Federal Communications Commission
Four national wireless providers is good for American consumers. Sprint now has an opportunity to focus their efforts on robust competition.
This Federal Communications Commission inquiry concerns the deployment of advanced telecommunications capability to all US-Americans in a reasonable and timely fashion, and possible steps to accelerate such deployment.
The FCC starts anew by analyzing current data and seeking information that will enable the FCC to conduct an updated analysis for purposes of its next report.
In particular, the FCC seeks comment on the benchmarks to use to define “advanced telecommunications capability,” to explore whether the agency should establish separate benchmarks for fixed and mobile services, which data is reliable for measuring broadband, whether and how to take into account differences in broadband deployment, particularly between urban areas versus non-urban and Tribal areas, and other issues.
As of August 4, over 1.1 million comments were filed in the Federal Communications Commission’s Open Internet docket. Every comment will be reviewed as part of the official record of this proceeding.
Because of the sheer number of comments and the great public interest in what they say, FCC Chairman Tom Wheeler has asked the FCC IT team to make the comments available to the public in a series of six XML files, totaling over 1.4 GB of data -- approximately two and half times the amount of plain-text data embodied in the Encyclopedia Britannica.
The release of the comments as Open Data in this machine-readable format will allow researchers, journalists and others to analyze and create visualizations of the data so that the public and the FCC can discuss and learn from the comments we’ve received.
Federal Communications Chairman Tom Wheeler circulated a proposal to open new opportunities for small and growing businesses in the mobile marketplace.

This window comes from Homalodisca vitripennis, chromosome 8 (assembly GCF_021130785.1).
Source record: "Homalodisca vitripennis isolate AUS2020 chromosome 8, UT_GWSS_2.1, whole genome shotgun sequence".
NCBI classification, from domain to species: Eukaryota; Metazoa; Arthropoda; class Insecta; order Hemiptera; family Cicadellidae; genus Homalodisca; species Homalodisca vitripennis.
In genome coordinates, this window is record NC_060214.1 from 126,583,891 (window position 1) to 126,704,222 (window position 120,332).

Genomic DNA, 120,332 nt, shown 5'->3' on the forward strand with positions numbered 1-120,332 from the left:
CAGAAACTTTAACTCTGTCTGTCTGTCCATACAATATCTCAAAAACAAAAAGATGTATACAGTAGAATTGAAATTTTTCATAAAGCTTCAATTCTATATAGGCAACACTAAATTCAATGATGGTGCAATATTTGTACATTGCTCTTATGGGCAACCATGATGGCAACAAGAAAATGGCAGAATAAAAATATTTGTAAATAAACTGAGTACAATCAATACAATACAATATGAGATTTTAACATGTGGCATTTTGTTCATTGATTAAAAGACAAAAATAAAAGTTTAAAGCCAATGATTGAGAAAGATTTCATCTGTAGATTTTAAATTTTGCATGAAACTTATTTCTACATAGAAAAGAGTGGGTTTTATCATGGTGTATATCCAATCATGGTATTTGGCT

Although the proposal may sound technical – updating the Commission’s approach to small business participation in wireless auctions— the purpose is simple: To provide innovative, smaller companies the opportunity to build wireless businesses that can spur additional investment and bring more choices to consumers.
Here’s one way: smaller companies may want to leverage business partnerships with larger companies through more flexible leasing arrangements to gain access to capital and cash flow, not to mention operational experience. Allowing structured entry into the wireless business make sense, especially given the billions of dollars it would take to build a new national network from scratch. With experience in operations and investment, smaller networks will have the prospect of progressing into more robust, facilities-based competition, which has been, and remains, a critical goal of the Commission.
As promised in the Mobile Spectrum Holdings Report and Order, we now seek comment on whether and how we should restrict the ability of wireless companies to combine their bids during an auction.
[Sherman is FCC Wireless Telecommunications Bureau Chief]
The Federal Communications Commission will hold on August 8, 2014 an Open Meeting on:
- Wireless communications. Streamlining and updating the rules governing the construction, marking, and lighting of antenna structures; and
- Public safety & homeland security. The FCC will consider a Second Report and Order and Third Further Notice of Proposed Rulemaking that establishes deadlines for covered text providers to be capable of delivering texts to appropriate 911 public safety answering points, and seeks comment on proposals to improve text-to-911 service.
The Federal Communications Commission will accept applications from graduating law students and current judicial clerks for its Fall 2015 Attorney Honors Program.
The application window opens on August 1, 2014.
Attorneys at the FCC work on cutting-edge legal and policy issues in the communications and technology arenas. They promote the deployment of high-speed broadband communications; protect the rights of consumers; promote access to communications services for all Americans, including Americans with disabilities; review major mergers and acquisitions; and promote public safety and homeland security.